The Bears struggled to run the ball (3.89 YPA) and they were truly bad at protecting the passer. Chicago suffered a Negative Pass Play (sack or INT) on 14.6 percent of drop backs, the worst rate in football, mostly due to a league-high 56 sacks (Cutler on the receiving end of 52).
Cutler played fairly well through it all, considering he was knocked around like a pigskin piñata. If the Bears do make noise in the playoffs, it will be despite the league's worst offensive line.
The Cold, Hard Football Facts: There's something wrong in the state of Wisconsin.
Quarterback Aaron Rodgers boasts the best career passer rating in history (98.4) -- normally a sure sign of success. Defensively, Clay Matthews was among the league leaders with 13.5 sacks. The Packers ranked No. 2 in scoring defense (15.0 PPG), No. 1 in Defensive Passer Rating and No. 1 in Passer Rating Differential, just ahead of the 14-2 Patriots.
All Green Bay has to show for its statistical dominance is a 10-6 record, the No. 6 seed in the NFC and a road game Sunday at Philadelphia.
Green Bay should be a 13- or 14-win team. But something's just not clicking in key moments on the field.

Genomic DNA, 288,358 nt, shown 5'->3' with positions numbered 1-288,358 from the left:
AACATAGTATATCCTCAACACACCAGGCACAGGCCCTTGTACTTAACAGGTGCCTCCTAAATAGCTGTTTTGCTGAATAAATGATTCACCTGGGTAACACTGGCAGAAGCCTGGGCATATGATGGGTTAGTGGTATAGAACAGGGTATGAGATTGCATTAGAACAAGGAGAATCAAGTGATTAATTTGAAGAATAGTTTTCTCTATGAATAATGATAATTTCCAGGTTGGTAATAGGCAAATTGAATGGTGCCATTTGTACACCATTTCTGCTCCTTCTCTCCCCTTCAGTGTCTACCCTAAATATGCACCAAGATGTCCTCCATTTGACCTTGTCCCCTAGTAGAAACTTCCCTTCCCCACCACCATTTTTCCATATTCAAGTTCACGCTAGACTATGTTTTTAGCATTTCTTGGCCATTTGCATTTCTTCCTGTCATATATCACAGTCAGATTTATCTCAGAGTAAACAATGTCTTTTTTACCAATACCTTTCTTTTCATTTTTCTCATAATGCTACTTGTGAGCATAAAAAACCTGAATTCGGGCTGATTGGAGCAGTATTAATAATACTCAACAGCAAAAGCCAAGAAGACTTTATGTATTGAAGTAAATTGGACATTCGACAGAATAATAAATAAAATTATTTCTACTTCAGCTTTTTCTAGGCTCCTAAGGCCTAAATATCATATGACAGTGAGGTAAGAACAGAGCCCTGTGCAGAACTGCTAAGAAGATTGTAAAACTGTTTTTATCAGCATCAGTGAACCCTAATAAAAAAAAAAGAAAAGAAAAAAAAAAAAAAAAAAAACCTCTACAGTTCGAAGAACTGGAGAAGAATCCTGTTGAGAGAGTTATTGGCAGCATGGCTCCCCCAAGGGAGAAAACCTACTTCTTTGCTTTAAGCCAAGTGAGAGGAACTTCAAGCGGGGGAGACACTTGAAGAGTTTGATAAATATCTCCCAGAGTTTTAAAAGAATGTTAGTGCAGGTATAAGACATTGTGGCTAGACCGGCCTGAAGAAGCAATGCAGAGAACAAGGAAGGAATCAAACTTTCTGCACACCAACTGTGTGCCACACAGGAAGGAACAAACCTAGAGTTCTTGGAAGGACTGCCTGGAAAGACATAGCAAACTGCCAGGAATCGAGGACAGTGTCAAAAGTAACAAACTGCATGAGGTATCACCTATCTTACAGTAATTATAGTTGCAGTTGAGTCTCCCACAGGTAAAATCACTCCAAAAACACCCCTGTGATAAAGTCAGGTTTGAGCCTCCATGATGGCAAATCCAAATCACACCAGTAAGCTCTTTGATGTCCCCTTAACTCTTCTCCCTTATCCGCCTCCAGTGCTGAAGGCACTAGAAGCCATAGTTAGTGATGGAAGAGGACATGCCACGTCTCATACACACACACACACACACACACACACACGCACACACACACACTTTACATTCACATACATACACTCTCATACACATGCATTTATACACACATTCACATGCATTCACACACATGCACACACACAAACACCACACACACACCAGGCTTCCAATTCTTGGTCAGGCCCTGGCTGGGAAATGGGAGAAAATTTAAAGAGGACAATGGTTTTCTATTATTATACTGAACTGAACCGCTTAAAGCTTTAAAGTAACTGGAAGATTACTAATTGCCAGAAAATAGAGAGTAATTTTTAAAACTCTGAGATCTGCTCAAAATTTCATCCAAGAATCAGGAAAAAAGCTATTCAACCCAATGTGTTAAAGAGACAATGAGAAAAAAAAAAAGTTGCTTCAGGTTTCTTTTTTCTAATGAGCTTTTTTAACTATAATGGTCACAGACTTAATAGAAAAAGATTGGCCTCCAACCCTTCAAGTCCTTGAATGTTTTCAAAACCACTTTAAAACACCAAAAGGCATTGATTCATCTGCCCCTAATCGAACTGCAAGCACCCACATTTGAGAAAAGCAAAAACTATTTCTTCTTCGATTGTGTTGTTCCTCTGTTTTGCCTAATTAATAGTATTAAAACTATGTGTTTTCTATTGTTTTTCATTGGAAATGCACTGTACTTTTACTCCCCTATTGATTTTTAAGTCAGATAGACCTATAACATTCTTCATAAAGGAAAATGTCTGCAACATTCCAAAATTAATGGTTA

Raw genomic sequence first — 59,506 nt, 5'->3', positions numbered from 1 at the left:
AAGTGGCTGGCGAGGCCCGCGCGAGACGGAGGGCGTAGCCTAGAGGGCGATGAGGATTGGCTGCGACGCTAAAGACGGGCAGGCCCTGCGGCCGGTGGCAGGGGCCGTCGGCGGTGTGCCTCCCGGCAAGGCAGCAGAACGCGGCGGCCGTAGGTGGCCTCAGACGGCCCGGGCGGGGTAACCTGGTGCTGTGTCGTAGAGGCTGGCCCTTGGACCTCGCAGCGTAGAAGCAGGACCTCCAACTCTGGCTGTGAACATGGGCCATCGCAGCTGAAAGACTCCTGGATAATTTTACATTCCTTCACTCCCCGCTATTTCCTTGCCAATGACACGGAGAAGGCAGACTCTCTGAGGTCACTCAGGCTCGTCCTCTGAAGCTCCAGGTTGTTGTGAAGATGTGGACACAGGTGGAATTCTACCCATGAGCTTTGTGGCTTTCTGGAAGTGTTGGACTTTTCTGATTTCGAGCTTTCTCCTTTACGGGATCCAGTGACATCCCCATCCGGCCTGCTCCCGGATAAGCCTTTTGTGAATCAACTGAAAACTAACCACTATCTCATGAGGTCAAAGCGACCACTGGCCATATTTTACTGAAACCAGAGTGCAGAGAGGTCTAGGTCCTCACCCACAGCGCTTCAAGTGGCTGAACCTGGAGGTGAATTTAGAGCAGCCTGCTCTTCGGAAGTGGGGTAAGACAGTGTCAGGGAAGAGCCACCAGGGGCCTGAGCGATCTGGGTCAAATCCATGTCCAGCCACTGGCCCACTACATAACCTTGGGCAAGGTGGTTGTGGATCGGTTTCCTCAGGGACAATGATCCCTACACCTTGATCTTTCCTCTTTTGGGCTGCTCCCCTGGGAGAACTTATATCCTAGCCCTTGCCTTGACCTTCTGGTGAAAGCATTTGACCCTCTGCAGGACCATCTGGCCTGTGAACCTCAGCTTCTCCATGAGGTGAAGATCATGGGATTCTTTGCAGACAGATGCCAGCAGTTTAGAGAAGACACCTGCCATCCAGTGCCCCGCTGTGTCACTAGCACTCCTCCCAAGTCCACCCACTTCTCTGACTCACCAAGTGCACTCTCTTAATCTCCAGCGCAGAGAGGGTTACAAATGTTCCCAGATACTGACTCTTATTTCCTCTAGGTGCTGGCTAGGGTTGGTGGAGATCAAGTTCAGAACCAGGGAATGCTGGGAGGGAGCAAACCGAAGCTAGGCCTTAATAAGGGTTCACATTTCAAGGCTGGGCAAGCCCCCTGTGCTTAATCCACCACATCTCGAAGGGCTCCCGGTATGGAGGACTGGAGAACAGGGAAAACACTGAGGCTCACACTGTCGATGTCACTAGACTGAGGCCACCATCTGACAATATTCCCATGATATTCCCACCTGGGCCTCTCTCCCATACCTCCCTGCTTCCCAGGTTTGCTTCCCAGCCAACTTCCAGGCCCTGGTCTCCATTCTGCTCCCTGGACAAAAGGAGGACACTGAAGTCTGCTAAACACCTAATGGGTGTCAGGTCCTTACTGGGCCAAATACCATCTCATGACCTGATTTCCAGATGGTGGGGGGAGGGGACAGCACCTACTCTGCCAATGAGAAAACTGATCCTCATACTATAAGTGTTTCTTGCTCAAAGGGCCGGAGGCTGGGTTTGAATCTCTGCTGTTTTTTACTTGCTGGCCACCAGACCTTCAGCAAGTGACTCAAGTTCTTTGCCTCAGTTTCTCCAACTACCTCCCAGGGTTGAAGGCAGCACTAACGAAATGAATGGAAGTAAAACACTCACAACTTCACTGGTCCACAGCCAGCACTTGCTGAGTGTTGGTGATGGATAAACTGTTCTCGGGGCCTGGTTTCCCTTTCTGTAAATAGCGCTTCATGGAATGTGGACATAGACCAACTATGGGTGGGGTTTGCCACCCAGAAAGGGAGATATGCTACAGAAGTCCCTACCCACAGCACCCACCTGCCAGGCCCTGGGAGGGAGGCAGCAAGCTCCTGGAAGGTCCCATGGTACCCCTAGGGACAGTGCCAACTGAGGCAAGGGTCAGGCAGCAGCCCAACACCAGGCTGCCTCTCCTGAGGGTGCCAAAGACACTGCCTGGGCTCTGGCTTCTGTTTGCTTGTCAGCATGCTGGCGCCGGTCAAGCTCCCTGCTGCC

The Cold, Hard Football Facts: Indy's decade of playoff woes begins and ends with the offense.
It's trendy in most circles of football analysis to credit Peyton Manning every time the team marches through the regular season with 10, 12 or 14 wins -- and then blame everybody else when it all falls apart in the playoffs. But the fact of the matter is that Indy has struggled in the playoffs because the offense consistently fails to show up in the biggest games of the year.
The Colts are 9-9 in the postseason in the Manning Era. The mighty Indy offense, which terrorizes regular-season foes, has averaged a Jimmy Clausen-esque 14 PPG in those nine losses. Peyton and pals have scored more than 18 points just once in those nine games.
If not for these annual offensive failures, which stand in such sharp relief to the team's regular-season scoring success, we might be talking about the Colts of the past decade as one of the NFL's great dynasties. But it's hard to win playoff games when you don't score points.
The Cold, Hard Football Facts: Kansas City's schedule was really easy.
Kansas City won as many games this year (10) as it had in the previous three, quickly rebuilding what Herm Edwards had torn apart during his brief and destructive tenure (2006-08). It's a nice happy story. But the fact of the matter is the Chiefs built their comeback against the softest schedule in the NFL.
ColdHardFootballFacts.com tracks the performance of each team against what we call Quality Teams -- that is, how you do against teams with winning records: 26 NFL teams played at least six games against Quality Opponents. The Chiefs played three -- the fewest in the league.
The Chiefs were 1-2 and they scored an average of 10 points in those three games -- tied with Carolina (0-10 against Quality Teams) for the lowest average in the league.